by Jenny Lelwica Buttaccio
Posted 4/17/19

Each year, as summer approaches, a specific image circulates across social media platforms to serve as a warning to people to be on the lookout for ticks and tick nests. If you’re a member of the Lyme community, you’ve probably seen it once or twice on your Facebook feed. The natural reaction: To gasp in horror at the disgusting sight — and to renew your commitment to being vigilant about these blood-suckers and steering clear of tall blades of grass during the summer.

black larva-not-a-photo-of-tick-eggs

The image — labeled as an up-close-and-personal view of tick eggs — looks like a blackish-purple pile of goop that would fit in the palm of your hand. Although it’s on the ground, this dark lump is in stark contrast to the green and beige foliage it rests on.

Certainly you would expect to notice a tick nest this size and color while enjoying outdoor activities like walking, hiking, and biking — it’s unmistakable, right? It should be a cinch to avoid coming in contact with ticks and ultimately, contracting Lyme disease.

But there’s one major problem with this image: Tick eggs are nearly microscopic in size, and ticks themselves can be virtually undetectable. As ticks progress through their life cycle stages (egg, larva, nymph, and adult), they can range in size from a period at the end of a sentence to the approximate dimensions of a sesame seed. And so although the image could mislead you to believe tick eggs and thus ticks are clearly visible, nothing could be further from the truth.

In reality, it’s what you don’t see that can pose a dangerous threat to your health.


Lyme disease-carrying ticks have been found in all 50 states and the District of Columbia, and they have spread throughout half of all counties in the U.S., according to a study by Quest Diagnostics and research published in the Journal of Medical Entomology, respectively. As the tick population continues to increase, there’s a good chance you’ll come in contact with one in the near future.

Although the black-legged deer tick is our primary concern to avoid contracting Lyme disease or a coinfection like Bartonella or Babesia, other ticks can carry pathogens that affect you, too. Ultimately, an aggressive approach to prevention is key to protecting you and your family from tick-borne diseases. Here’s what you need to know.

7 Steps to Protect Yourself Against Ticks

1. Get Familiar With Your Outdoor Surroundings.

deep, green forest with marked out, gravel path.

By now, most people in the general public are probably aware that wooded areas provide a friendly dwelling for ticks. But there are other areas and conditions that can be favorable to ticks as well. Ticks may also inhabit:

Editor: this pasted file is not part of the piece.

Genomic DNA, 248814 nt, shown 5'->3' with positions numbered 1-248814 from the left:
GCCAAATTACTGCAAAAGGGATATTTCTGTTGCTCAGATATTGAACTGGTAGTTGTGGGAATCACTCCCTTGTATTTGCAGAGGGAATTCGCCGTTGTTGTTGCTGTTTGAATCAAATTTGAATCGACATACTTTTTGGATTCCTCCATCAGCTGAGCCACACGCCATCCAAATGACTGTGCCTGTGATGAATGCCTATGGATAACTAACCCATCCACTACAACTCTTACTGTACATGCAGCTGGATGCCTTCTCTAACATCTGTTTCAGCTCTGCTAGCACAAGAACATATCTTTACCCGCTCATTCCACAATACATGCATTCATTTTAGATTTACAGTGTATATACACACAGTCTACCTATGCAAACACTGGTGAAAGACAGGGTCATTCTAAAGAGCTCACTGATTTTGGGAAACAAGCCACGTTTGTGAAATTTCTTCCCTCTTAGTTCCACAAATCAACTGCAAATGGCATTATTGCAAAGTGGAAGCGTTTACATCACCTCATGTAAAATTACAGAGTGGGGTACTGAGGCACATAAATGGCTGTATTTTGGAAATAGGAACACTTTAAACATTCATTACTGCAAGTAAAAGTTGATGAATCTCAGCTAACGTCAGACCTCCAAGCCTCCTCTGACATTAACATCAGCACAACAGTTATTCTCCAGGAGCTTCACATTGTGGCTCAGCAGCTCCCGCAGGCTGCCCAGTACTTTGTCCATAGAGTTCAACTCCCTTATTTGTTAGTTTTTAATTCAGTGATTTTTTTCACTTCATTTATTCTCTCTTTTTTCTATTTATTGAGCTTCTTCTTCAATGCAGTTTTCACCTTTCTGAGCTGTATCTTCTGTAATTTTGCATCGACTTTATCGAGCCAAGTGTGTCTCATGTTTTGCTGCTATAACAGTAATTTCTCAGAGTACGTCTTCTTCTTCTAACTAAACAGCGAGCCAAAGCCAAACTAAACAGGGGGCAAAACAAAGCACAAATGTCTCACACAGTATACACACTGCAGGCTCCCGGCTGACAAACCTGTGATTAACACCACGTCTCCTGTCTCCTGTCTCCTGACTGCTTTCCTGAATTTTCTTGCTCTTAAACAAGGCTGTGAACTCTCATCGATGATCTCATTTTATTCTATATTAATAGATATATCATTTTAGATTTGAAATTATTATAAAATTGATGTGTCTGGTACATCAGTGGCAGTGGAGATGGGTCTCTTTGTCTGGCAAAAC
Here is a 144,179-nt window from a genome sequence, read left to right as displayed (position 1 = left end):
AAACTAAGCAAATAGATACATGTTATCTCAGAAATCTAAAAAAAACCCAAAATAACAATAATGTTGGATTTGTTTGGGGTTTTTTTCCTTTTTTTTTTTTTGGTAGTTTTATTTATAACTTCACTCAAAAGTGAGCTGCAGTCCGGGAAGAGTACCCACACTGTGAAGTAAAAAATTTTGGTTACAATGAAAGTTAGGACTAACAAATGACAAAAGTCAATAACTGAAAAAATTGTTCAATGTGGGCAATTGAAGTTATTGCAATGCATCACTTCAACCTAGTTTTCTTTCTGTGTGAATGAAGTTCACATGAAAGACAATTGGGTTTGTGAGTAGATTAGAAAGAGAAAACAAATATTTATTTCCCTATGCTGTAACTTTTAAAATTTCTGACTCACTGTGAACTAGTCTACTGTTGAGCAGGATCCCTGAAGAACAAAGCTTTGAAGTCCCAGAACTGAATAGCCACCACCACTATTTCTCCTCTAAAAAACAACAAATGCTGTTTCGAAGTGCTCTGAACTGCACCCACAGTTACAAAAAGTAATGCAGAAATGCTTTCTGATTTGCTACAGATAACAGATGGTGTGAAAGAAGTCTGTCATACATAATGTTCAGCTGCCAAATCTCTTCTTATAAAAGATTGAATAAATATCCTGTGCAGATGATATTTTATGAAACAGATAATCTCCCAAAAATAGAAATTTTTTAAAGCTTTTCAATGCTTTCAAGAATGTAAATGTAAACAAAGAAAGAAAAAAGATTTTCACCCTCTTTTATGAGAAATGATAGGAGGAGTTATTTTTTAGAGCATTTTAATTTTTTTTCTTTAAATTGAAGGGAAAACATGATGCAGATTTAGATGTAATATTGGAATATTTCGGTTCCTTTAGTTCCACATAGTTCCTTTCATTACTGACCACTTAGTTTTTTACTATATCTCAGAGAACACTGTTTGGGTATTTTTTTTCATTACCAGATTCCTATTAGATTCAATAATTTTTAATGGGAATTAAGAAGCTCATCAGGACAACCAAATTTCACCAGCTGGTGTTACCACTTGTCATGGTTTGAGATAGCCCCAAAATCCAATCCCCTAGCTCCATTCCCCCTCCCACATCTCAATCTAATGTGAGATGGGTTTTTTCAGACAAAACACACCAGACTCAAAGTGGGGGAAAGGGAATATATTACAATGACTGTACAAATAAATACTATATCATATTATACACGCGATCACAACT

• A variety of tall grass species
  • Overgrown or unkempt grass
  • Areas covered in brush
  • Piles of leaf litter
  • Other animals

Activities like walking your dog, gardening, camping, hunting, or other outdoor endeavors can put you at risk of coming in contact with ticks, cautions the Centers for Disease Control (CDC).

Furthermore, even if your home turf doesn’t seem like prime tick territory, transport vehicles like rodents and birds can carry the bugs straight to your own backyard.

This news might make you feel inclined to swear off outdoor activities altogether, but it’s not necessary. Head to well-maintained outdoor areas, and stay on paved pathways or the center of trails to minimize your risk of exposure to ticks.

2. Protect Exposed Skin with the Right Tick Repellant.

Bottle of eucalyptus oil with leaves and seeds.

When trying to find the best tick repellents, there are several options to choose from. Repellents that contain the following chemicals can be safely used on adult skin, as indicated by the Environmental Protection Agency (EPA):

  • DEET
  • Picaridin
  • IR3535
  • Oil of lemon eucalyptus (OLE)
  • Para-menthane-diol (PMD)
  • 2-undecanone

A word of caution about the use of tick repellants on children: The CDC advises not to use any insect repellents on babies 2 months of age or younger. Also, they don’t recommend using products that contain OLE or PMD on children who are under the age of 3. Safer options for kids include:

  • DEET with lower concentrations of 20-30%
  • Picaridin
  • IR3535
  • Other natural, topical products (Note that many of these products provide repellent protection for only a short period of time.)

To apply tick repellents on children, avoid spraying the product directly into the child’s face, especially their eyes and mouth. Instead, apply the product to your hands and pat it on the exposed areas of skin on your child.

3. Use Permethrin on Clothing and Outdoor Gear.

white bottle of Permethrin with a marked out tick icon label. An image of chrysanthemum is being sprayed out.

Permethrin is an insecticide, which means it can kill ticks and repel them. It’s created from synthetic chemicals that mimic the tick-deterring properties in the natural extracts of the chrysanthemum flower. Products containing 0.5% of permethrin are the most effective at helping you protect yourself, according to the CDC.

To ramp up your defense against ticks, follow the recommendations on the bottle to spray clothing, shoes, and outdoor gear like camping equipment, but not your skin directly. When used as recommended, permethrin is considered safe, but it can act as an endocrine disruptor in high doses.

Your clothing should be damp from the spray, but not so saturated that you can ring them out, and make sure they’re dry before wearing them. Additionally, you shouldn’t spray permethrin on your undergarments or on clothing that’s already on your body.

Clothing treated with permethrin will last about three to four weeks with washings before they require re-treatment. Of course, this is an approximate time frame; if you wash your outdoor clothing frequently, you may need to spray them more often. You can also purchase clothing that has been pre-treated with permethrin from most outdoor and sporting-good stores like LL Bean and REI, which last through 70 washes. Permethrin-treated clothing can be used on children, too.